WASHINGTON: North Korea is still making nuclear material, US Secretary of State Mike Pompeo told lawmakers Wednesday, six weeks after President Donald Trump said the nuclear threat from Pyongyang was over.
"Yes, they continue to produce fissile material," Pompeo told senators during a closely watched appearance before the Senate Foreign Relations Committee.
Trump met with North Korean leader Kim Jong Un in Singapore on June 12, where the US said Kim had agreed to totally get rid of his nuclear weapons.
After the historic summit, Trump tweeted that "there is no longer a Nuclear Threat from North Korea," but in recent days he has faced criticism about the lack of clear progress towards denuclearization.
Pompeo insisted that "progress is happening" and that Trump is "upbeat about the prospects of North Korean denuclearization."
The top US diplomat said Trump "would agree that the primary systems that have threatened America continue to exist."
"I think what his comment was that the tension had been greatly reduced," Pompeo said.
Still, he warned, Washington will not let nuclear negotiations with Pyongyang continue indefinitely.
"We are engaged in patient diplomacy, but we will not let this drag out to no end," Pompeo said.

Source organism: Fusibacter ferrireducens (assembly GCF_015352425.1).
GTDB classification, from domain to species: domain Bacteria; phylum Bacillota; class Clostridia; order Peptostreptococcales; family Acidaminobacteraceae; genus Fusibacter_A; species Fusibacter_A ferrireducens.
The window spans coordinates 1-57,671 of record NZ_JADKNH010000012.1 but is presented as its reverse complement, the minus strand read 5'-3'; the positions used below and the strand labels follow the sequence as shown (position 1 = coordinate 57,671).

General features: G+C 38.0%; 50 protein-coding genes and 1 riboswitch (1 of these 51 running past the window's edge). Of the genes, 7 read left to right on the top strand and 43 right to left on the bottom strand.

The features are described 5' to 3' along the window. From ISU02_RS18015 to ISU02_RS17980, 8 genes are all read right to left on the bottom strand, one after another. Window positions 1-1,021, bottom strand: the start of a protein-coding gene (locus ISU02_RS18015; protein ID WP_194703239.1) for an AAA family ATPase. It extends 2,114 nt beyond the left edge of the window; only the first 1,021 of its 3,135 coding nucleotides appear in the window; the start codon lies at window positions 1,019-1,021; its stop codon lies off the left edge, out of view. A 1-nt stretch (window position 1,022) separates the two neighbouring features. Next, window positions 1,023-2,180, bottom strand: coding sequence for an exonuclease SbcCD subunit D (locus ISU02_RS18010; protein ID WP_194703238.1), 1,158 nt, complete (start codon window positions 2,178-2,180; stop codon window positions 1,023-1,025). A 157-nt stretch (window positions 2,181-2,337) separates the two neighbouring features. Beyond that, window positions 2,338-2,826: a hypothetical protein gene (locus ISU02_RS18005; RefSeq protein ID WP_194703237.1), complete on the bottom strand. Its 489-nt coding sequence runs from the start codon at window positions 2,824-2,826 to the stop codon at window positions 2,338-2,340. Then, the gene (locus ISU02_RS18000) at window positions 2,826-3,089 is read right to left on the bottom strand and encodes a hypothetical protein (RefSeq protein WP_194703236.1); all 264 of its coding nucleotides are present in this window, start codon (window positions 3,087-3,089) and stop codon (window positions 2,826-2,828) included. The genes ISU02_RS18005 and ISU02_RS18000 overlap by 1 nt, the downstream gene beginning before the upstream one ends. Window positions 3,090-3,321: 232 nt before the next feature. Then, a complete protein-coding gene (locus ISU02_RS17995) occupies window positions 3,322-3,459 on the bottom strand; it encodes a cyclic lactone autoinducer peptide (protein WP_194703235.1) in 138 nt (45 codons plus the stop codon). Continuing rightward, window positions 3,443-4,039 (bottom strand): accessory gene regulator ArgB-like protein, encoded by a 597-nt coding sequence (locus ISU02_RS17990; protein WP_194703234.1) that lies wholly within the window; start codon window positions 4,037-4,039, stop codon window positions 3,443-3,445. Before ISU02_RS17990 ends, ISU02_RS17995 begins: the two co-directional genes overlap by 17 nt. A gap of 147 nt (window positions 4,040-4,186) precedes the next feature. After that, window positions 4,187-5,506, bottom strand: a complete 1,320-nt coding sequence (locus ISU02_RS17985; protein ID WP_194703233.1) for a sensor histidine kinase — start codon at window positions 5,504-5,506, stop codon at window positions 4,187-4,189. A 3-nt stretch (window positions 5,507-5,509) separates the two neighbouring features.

Pompeo said he had emphasized this position during "productive" discussions he'd had with Kim Yong Chol, Kim's powerful right-hand man.
"Progress is happening. We need Chairman Kim Jong Un to follow through on his commitments made in Singapore."
In a sign of potential progress, new satellite imagery shows that Kim has started dismantling a facility seen as a testing ground for intercontinental ballistic missiles.
Pompeo added that "every single nation" must maintain enforcement of US sanctions against North Korea.
China and Russia have argued that North Korea should be rewarded with the prospect of eased sanctions for opening up dialogue with the United States and halting missile tests.
When asked if North Korea is still advancing its nuclear program, Pompeo demurred.
"May I answer that question in a different setting?" he said, referring to a closed-door meeting with senators where classified information can be discussed.